Insurance Claims fraud and fraud prevention20th April 2021
Insurance fraud is any act committed to defraud an insurance process. It occurs when a claimant attempts to obtain some benefit or advantage they are not entitled to, or when an insurer knowingly denies some benefit that is due. The most common schemes include premium diversion, fee churning, asset diversion, and workers compensation fraud. Perpetrators in the schemes can be insurance company employees or claimants. False insurance claims are insurance claims filed with the fraudulent intention towards an insurance provider.
Insurance fraud is an illegal act on the part of either the buyer or seller of an insurance contract. Insurance fraud from the issuer includes selling policies from non-existent companies, failing to submit premiums, and churning policies to create more commissions. Buyer fraud, meanwhile, can consist of exaggerated claims, falsified medical history, post-dated policies, viatical fraud, faked death or kidnapping, and murder.
Insurance fraud has existed since the beginning of insurance as a commercial enterprise. Fraudulent claims account for a significant portion of all claims received by insurers, and cost billions of dollars annually. Types of insurance fraud are diverse and occur in all areas of insurance. Insurance crimes also range in severity, from slightly exaggerating claims to deliberately causing accidents or damage. Fraudulent activities affect the lives of innocent people, both directly through accidental or intentional injury or damage, and indirectly by the crimes leading to higher insurance premiums. Insurance fraud poses a significant problem, and governments and other organizations try to deter such activity.
Hard vs. soft fraud
Hard fraud occurs when someone deliberately plans or invents a loss, such as a collision, auto theft, or fire that is covered by their insurance policy in order to claim payment for damages. Criminal rings are sometimes involved in hard fraud schemes that can steal millions of dollars.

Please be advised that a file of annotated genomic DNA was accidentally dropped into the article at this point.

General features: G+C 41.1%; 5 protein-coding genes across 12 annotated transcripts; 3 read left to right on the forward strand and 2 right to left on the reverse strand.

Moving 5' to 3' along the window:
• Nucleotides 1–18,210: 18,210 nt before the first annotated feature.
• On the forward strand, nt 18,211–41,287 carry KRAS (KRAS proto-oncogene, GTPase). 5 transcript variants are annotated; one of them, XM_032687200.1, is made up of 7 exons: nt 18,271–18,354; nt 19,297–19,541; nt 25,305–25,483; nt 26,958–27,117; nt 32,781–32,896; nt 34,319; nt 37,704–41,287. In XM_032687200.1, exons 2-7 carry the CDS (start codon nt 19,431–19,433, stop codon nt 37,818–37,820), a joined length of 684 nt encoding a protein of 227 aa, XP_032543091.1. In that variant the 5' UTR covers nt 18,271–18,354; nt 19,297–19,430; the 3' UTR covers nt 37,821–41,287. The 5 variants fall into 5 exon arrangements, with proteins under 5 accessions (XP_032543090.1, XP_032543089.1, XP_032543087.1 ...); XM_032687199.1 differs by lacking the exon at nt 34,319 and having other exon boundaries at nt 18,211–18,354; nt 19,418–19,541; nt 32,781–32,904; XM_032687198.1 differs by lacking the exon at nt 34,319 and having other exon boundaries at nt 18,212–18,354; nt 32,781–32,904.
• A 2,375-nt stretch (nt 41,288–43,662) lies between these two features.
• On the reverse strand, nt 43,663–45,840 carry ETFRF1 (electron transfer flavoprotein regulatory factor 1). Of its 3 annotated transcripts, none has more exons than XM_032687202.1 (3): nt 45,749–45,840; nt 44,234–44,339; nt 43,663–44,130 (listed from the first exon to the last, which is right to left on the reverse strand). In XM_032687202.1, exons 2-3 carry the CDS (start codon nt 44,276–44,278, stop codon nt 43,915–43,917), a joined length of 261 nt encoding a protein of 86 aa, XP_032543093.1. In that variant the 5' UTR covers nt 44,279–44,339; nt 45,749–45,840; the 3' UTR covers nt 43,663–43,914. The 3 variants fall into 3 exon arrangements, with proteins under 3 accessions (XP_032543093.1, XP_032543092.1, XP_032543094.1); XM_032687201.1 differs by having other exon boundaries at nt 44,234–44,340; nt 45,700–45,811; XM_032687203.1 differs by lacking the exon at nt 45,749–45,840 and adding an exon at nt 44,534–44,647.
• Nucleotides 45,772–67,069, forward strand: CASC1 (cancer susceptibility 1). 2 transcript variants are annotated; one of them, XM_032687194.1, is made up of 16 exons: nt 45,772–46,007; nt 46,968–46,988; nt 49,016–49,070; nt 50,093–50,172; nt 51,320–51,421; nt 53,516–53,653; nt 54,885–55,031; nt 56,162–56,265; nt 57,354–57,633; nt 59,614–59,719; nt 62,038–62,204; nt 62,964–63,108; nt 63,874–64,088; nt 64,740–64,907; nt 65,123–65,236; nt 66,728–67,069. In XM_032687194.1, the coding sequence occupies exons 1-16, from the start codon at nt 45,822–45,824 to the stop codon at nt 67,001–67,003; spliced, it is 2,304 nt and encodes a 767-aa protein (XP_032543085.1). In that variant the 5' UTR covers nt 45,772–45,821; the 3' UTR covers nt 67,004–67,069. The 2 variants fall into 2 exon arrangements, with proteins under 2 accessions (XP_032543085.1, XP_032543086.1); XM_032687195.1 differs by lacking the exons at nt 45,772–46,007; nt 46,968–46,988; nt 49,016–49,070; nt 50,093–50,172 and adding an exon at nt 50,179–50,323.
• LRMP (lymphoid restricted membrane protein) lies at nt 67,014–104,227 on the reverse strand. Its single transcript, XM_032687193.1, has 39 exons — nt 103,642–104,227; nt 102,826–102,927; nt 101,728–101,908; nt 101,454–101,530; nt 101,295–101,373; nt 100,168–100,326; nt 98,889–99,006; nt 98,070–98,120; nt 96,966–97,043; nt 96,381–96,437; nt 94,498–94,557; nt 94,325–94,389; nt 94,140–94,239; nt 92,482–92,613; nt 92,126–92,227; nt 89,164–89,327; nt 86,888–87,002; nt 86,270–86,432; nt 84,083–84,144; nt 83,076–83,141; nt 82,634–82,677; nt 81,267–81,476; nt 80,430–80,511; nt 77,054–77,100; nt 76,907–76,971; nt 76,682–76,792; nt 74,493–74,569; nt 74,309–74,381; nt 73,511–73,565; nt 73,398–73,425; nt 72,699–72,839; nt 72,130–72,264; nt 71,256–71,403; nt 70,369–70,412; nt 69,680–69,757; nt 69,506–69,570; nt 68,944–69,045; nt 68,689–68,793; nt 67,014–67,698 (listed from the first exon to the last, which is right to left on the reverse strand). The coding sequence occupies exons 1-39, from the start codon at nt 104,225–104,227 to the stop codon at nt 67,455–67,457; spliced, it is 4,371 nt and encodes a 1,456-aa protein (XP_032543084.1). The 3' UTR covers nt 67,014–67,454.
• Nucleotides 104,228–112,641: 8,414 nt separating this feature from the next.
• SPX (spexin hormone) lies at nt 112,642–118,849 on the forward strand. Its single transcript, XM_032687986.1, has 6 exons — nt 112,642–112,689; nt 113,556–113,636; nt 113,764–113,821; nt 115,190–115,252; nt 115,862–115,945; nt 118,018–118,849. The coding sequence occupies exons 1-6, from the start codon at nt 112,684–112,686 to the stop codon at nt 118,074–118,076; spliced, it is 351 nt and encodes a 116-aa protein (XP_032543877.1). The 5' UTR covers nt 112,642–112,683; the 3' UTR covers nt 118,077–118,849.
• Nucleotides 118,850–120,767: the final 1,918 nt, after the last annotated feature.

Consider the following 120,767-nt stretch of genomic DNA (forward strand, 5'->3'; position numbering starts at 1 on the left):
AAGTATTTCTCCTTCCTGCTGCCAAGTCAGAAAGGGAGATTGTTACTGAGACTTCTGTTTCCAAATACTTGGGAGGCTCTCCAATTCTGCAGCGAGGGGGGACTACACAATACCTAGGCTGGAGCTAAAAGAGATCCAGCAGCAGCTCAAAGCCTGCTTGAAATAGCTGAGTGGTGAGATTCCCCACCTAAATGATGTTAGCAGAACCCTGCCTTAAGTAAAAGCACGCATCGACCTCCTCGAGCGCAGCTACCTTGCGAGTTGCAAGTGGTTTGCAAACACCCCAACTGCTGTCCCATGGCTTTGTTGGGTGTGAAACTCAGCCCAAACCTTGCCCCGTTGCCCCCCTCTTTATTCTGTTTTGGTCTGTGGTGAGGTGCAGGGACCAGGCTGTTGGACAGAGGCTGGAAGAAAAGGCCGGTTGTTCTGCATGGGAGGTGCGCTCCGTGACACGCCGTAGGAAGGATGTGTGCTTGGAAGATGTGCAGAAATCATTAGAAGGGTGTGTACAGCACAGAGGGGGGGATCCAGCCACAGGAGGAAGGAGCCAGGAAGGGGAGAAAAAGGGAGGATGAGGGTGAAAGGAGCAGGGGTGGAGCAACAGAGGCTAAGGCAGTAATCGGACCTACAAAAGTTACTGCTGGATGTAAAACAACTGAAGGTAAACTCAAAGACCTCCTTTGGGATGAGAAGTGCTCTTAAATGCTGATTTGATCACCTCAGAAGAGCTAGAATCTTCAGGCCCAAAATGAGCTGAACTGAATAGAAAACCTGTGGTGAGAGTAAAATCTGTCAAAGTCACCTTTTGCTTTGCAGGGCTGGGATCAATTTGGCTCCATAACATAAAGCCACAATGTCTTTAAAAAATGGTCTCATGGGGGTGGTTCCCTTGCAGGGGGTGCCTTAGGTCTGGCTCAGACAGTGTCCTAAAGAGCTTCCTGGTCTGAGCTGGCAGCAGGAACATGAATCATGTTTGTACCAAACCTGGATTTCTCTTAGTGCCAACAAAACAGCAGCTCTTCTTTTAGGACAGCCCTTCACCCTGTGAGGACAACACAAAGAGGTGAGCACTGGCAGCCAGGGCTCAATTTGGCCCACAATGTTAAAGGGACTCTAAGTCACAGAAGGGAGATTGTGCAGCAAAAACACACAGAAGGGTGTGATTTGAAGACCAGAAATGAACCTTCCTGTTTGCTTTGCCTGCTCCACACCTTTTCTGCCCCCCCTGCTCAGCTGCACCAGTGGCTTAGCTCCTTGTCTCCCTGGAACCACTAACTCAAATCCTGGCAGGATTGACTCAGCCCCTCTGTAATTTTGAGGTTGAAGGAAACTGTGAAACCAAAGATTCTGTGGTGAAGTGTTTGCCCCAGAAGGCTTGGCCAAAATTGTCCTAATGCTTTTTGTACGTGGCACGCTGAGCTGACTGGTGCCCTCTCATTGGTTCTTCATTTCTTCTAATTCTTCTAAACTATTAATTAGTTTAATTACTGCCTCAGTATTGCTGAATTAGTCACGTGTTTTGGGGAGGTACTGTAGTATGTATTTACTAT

Soft fraud, which is far more common than hard fraud, is sometimes also referred to as opportunistic fraud. This type of fraud consists of policyholders exaggerating otherwise legitimate claims. For example, when involved in an automotive collision an insured person might claim more damage than actually occurred. Soft fraud can also occur when, while obtaining a new health insurance policy, an individual misreports previous or existing conditions to obtain a lower premium on the insurance policy.
Types of Insurance Fraud Schemes
- Premium diversion: An example of premium diversion is when a business or individual sells insurance without a license and then does not pay claims.
- Fee churning: When intermediaries such as reinsurers are involved. Each takes a commission that dilutes the initial premium so that there is no longer any money left to pay for claims.
- Asset diversion: The theft of insurance company assets, such as, for example, using borrowed funds to buy an insurance company and then using the acquired company’s assets to pay off the debt.
Attempts to illegally reap funds from insurance policies by buyers can take on a variety of forms and methods. Insurance fraud with automobiles, for instance, may include disposing of a vehicle and then claiming it was stolen in order to receive a settlement payment or a replacement vehicle.